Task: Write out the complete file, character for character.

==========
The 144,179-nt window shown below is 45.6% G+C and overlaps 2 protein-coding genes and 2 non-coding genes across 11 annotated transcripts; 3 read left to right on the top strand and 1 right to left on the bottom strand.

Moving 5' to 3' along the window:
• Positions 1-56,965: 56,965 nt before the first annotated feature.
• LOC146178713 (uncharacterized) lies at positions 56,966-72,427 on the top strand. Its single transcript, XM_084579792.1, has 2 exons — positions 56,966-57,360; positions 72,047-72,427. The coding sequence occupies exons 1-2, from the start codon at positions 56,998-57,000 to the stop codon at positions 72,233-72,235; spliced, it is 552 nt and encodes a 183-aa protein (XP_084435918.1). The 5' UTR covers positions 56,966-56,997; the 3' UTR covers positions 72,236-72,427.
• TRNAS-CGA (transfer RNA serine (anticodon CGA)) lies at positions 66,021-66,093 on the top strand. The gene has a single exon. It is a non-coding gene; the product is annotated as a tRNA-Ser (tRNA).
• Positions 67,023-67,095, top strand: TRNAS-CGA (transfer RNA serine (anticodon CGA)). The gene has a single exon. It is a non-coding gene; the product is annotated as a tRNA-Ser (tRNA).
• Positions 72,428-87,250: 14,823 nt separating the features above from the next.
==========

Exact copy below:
The 144,179-nt window shown below is 45.6% G+C and overlaps 2 protein-coding genes and 2 non-coding genes across 11 annotated transcripts; 3 read left to right on the top strand and 1 right to left on the bottom strand.

Moving 5' to 3' along the window:
• Positions 1-56,965: 56,965 nt before the first annotated feature.
• LOC146178713 (uncharacterized) lies at positions 56,966-72,427 on the top strand. Its single transcript, XM_084579792.1, has 2 exons — positions 56,966-57,360; positions 72,047-72,427. The coding sequence occupies exons 1-2, from the start codon at positions 56,998-57,000 to the stop codon at positions 72,233-72,235; spliced, it is 552 nt and encodes a 183-aa protein (XP_084435918.1). The 5' UTR covers positions 56,966-56,997; the 3' UTR covers positions 72,236-72,427.
• TRNAS-CGA (transfer RNA serine (anticodon CGA)) lies at positions 66,021-66,093 on the top strand. The gene has a single exon. It is a non-coding gene; the product is annotated as a tRNA-Ser (tRNA).
• Positions 67,023-67,095, top strand: TRNAS-CGA (transfer RNA serine (anticodon CGA)). The gene has a single exon. It is a non-coding gene; the product is annotated as a tRNA-Ser (tRNA).
• Positions 72,428-87,250: 14,823 nt separating the features above from the next.